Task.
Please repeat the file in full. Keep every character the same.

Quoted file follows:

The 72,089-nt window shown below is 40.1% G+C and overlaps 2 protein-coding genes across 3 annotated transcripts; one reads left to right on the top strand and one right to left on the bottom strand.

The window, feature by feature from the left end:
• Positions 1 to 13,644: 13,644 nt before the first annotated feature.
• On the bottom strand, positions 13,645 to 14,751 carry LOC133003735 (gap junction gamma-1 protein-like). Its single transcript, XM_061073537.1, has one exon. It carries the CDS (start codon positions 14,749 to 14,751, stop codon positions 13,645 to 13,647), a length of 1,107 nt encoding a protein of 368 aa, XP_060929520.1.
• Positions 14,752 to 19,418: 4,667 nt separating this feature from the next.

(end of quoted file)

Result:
The 72,089-nt window shown below is 40.1% G+C and overlaps 2 protein-coding genes across 3 annotated transcripts; one reads left to right on the top strand and one right to left on the bottom strand.

The window, feature by feature from the left end:
• Positions 1 to 13,644: 13,644 nt before the first annotated feature.
• On the bottom strand, positions 13,645 to 14,751 carry LOC133003735 (gap junction gamma-1 protein-like). Its single transcript, XM_061073537.1, has one exon. It carries the CDS (start codon positions 14,749 to 14,751, stop codon positions 13,645 to 13,647), a length of 1,107 nt encoding a protein of 368 aa, XP_060929520.1.
• Positions 14,752 to 19,418: 4,667 nt separating this feature from the next.